16 Sep What You Need to Know About Back Taxes
Back taxes consist of any taxes (whether federal, state, or local) that are not paid off when they come due. Usually, back taxes are from a prior year, and they accumulate fines and interest until the full amount is paid.
For federal back taxes, the Internal Revenue Service (IRS) will charge you penalties. The total penalty will be levied in addition to both the tax due and the interest on the past due tax. If you don’t file on time, your penalties will usually equal 5 percent of the tax owed for each month (or part of the month) that your return is late up to five months (25 percent). If you go beyond 60 days, the minimum late penalty is the smaller of $100 or 100 percent of the tax owed.
If you file on time, but you don’t pay everything that is due, then you’ll be slapped with a late payment penalty of .5% of the tax owed for each month that the tax remains unpaid. There is no upper limit here, so the debt can continue to multiply over time.
The agency may even hold the refunds that you’re entitled to as well as file a return on your behalf without any deductions or credits in your favor (known as a substitute of return).
Options for Resolving Back Taxes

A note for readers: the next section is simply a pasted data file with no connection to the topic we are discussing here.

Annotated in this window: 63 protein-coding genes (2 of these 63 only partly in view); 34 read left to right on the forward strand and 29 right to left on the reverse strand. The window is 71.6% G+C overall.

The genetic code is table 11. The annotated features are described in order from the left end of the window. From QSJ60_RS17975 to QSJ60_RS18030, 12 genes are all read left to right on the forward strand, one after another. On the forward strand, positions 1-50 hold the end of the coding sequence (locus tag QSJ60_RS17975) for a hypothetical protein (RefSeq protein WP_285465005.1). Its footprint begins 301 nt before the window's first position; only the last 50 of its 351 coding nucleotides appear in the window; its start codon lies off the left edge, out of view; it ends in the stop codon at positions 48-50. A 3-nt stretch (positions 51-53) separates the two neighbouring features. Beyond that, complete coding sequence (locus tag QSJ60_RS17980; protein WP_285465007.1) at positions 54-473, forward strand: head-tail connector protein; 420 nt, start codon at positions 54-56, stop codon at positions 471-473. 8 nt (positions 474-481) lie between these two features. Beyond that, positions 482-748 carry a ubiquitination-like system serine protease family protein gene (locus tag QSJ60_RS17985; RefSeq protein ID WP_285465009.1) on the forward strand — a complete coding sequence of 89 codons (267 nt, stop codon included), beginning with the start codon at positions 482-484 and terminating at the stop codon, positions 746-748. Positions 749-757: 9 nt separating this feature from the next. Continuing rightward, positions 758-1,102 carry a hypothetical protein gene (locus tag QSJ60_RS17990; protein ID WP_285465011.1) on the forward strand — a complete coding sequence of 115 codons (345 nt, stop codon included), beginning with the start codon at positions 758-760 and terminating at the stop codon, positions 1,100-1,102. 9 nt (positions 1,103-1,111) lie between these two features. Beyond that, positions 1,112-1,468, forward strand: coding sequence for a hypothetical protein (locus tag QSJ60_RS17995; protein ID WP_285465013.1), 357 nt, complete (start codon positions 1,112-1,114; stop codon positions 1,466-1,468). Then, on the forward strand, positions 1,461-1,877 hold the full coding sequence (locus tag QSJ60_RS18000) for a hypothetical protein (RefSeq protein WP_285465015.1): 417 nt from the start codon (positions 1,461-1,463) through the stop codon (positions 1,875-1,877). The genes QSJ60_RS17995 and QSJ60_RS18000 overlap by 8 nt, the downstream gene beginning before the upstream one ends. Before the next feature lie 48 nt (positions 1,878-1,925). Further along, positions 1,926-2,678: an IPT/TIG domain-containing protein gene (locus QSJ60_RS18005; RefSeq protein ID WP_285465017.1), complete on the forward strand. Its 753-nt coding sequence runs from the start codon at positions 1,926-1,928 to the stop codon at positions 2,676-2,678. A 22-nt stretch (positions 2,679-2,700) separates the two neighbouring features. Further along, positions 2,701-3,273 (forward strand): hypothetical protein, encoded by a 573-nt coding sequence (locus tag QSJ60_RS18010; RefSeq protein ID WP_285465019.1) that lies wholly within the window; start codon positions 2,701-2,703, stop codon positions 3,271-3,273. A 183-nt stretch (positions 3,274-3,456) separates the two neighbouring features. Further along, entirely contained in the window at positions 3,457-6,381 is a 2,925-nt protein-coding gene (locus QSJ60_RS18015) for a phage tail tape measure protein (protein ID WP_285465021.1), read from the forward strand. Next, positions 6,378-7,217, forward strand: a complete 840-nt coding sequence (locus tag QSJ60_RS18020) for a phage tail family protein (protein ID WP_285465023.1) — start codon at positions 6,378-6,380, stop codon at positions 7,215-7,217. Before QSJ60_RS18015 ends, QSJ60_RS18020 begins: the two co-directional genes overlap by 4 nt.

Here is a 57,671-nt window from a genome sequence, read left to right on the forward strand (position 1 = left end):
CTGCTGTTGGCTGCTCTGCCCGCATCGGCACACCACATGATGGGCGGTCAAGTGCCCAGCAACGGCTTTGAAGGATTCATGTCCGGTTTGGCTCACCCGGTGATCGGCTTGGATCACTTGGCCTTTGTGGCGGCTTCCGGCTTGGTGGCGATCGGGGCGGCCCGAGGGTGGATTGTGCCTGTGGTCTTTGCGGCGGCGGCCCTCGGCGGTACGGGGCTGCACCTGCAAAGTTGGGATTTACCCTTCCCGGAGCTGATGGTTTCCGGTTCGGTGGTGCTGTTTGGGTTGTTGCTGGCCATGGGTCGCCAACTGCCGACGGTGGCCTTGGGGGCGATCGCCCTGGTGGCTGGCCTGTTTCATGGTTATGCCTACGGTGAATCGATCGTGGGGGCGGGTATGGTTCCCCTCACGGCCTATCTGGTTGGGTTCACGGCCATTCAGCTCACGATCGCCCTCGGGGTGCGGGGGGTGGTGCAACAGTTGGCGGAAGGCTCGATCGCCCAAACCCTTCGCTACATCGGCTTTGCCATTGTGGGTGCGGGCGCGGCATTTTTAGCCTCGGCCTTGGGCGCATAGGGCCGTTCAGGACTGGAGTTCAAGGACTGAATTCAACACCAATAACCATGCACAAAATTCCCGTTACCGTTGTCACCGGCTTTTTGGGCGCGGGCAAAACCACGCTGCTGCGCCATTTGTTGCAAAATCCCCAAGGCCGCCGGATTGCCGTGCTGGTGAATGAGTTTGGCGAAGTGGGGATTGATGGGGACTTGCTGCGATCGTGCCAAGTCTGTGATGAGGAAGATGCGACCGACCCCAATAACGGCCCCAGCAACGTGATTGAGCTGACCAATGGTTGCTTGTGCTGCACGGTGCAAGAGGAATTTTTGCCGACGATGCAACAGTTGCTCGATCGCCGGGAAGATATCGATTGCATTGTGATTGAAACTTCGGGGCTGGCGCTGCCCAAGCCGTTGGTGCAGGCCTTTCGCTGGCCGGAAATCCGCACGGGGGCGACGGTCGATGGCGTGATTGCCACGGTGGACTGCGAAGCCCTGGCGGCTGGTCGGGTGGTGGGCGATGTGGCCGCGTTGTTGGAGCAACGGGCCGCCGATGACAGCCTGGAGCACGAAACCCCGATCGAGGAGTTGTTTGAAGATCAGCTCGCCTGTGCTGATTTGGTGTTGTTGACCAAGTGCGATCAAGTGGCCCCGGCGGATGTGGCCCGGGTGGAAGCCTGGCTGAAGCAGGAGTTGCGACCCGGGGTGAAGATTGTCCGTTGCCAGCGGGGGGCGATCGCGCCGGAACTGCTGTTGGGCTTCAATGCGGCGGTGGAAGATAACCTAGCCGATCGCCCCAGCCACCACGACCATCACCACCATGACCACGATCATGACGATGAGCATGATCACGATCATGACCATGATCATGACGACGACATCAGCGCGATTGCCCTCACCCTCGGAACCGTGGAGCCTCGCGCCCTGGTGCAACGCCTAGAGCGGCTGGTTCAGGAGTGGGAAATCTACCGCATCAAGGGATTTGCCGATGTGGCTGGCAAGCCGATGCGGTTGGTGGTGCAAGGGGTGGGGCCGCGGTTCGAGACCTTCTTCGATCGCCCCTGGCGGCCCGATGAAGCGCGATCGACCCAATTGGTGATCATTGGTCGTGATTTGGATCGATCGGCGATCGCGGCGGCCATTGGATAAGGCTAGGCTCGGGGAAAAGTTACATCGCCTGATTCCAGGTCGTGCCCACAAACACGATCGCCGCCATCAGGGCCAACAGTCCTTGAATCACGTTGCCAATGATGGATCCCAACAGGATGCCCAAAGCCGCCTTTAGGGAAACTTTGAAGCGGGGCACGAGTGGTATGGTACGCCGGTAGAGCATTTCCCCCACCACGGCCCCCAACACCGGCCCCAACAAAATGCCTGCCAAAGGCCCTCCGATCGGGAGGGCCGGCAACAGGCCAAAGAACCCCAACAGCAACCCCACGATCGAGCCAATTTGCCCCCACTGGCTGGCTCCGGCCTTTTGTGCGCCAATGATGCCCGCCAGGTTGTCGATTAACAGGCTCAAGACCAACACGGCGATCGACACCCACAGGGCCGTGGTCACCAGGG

The good news is that there are ways to gain control over your back taxes. Whether you have many or one return to file, you should start taking measures to get back in good standing with the agency right away.
Here’s what you need to do.
1. Consider an Installment Agreement
Those who owe back taxes can set up an installment agreement with the IRS. The nature of the agreement will depend on your situation, including the figure you owe and how soon you can pay in full. Because the IRS offers up to 120 days to defaulters to pay their full back tax balance, you shouldn’t set up an installment agreement if you can pay the full tax within that period.
For the installment agreement, you’ll need to fill out Form 9465 or Form 13844 if you’re a low-income applicant. The IRS doesn’t require you to submit financial statements for agreements of $50,000 or less. By setting up an installment agreement, you’ll reduce the penalty on unpaid balance to 0.25 percent each month until the balance is paid in full. Keep in mind that the IRS has full authority to void the installment agreement if you fail to settle the balance on schedule.
2. Make an OIC (Offer in Compromise)
You may be able to find some relief for back tax payments via “Offer in Compromise.” With an OIC, you pay a certain portion of what you owe in back taxes in return for a discharge on the outstanding balance. The IRS may accept your offer in compromise if you absolutely can’t settle your debt or if doing so will put you under financial hardship.
It’s worth mentioning that the agency will conduct a thorough review of your financial situation. With full disclosure of finances, the IRS determines if it can reasonably expect you to settle the debt in full. If not, then they can accept your OIC. The revised balance needs to be paid within two years of the OIC agreement. Feel free to use the Offer in Compromise Pre-Qualifier online feature to determine if this could be an option for you.